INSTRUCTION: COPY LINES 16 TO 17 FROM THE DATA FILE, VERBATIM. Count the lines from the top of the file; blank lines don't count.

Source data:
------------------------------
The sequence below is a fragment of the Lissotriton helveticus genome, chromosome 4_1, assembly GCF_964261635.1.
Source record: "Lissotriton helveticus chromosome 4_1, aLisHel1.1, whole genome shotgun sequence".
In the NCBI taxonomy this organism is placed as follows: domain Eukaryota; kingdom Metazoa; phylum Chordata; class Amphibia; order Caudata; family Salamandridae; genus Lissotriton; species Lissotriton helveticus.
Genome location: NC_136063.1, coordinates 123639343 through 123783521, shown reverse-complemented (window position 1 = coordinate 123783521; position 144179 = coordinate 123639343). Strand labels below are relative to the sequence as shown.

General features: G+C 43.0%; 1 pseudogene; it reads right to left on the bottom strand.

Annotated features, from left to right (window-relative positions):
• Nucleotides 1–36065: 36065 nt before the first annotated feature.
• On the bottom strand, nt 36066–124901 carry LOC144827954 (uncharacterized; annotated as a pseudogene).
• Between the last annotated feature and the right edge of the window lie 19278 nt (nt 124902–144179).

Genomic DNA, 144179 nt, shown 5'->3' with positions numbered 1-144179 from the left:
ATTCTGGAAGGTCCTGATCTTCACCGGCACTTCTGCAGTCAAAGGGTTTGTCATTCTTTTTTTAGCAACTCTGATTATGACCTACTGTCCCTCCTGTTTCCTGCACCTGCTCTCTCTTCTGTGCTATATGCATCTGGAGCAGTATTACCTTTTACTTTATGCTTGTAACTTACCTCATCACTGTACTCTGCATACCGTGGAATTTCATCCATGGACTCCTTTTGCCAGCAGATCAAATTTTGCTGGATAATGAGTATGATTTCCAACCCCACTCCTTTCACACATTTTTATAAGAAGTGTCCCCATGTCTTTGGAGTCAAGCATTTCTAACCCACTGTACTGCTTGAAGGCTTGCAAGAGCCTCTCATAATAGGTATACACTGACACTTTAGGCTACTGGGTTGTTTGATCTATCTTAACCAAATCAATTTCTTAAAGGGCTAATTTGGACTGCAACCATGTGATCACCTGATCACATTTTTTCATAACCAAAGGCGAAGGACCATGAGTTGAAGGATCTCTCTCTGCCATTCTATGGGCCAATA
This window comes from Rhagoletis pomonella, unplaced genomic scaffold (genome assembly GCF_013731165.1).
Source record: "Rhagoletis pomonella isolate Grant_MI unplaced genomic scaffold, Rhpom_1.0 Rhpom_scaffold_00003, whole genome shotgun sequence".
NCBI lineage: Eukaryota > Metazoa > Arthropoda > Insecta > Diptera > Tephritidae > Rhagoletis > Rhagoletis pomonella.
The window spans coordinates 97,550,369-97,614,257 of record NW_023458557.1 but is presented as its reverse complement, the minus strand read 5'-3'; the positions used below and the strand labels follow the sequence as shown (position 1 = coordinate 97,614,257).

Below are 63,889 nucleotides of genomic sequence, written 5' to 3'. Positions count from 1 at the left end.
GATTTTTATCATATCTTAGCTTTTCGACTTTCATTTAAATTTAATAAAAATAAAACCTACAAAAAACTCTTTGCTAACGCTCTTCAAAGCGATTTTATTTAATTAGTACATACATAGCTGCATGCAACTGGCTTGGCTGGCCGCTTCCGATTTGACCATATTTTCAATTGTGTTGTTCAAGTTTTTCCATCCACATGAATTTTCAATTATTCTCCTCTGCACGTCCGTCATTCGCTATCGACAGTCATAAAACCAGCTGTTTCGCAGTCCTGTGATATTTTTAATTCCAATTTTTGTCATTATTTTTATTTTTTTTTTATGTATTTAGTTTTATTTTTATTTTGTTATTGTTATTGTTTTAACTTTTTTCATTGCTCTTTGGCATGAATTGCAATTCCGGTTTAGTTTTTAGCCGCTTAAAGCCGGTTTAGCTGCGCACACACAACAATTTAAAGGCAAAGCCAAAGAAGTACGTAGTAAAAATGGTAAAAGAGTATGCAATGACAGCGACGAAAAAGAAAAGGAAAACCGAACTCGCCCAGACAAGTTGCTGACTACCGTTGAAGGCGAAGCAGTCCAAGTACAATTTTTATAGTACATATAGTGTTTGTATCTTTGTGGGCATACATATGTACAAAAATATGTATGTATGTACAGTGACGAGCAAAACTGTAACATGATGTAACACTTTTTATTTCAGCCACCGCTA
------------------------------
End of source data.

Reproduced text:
Below are 63,889 nucleotides of genomic sequence, written 5' to 3'. Positions count from 1 at the left end.
GATTTTTATCATATCTTAGCTTTTCGACTTTCATTTAAATTTAATAAAAATAAAACCTACAAAAAACTCTTTGCTAACGCTCTTCAAAGCGATTTTATTTAATTAGTACATACATAGCTGCATGCAACTGGCTTGGCTGGCCGCTTCCGATTTGACCATATTTTCAATTGTGTTGTTCAAGTTTTTCCATCCACATGAATTTTCAATTATTCTCCTCTGCACGTCCGTCATTCGCTATCGACAGTCATAAAACCAGCTGTTTCGCAGTCCTGTGATATTTTTAATTCCAATTTTTGTCATTATTTTTATTTTTTTTTTATGTATTTAGTTTTATTTTTATTTTGTTATTGTTATTGTTTTAACTTTTTTCATTGCTCTTTGGCATGAATTGCAATTCCGGTTTAGTTTTTAGCCGCTTAAAGCCGGTTTAGCTGCGCACACACAACAATTTAAAGGCAAAGCCAAAGAAGTACGTAGTAAAAATGGTAAAAGAGTATGCAATGACAGCGACGAAAAAGAAAAGGAAAACCGAACTCGCCCAGACAAGTTGCTGACTACCGTTGAAGGCGAAGCAGTCCAAGTACAATTTTTATAGTACATATAGTGTTTGTATCTTTGTGGGCATACATATGTACAAAAATATGTATGTATGTACAGTGACGAGCAAAACTGTAACATGATGTAACACTTTTTATTTCAGCCACCGCTA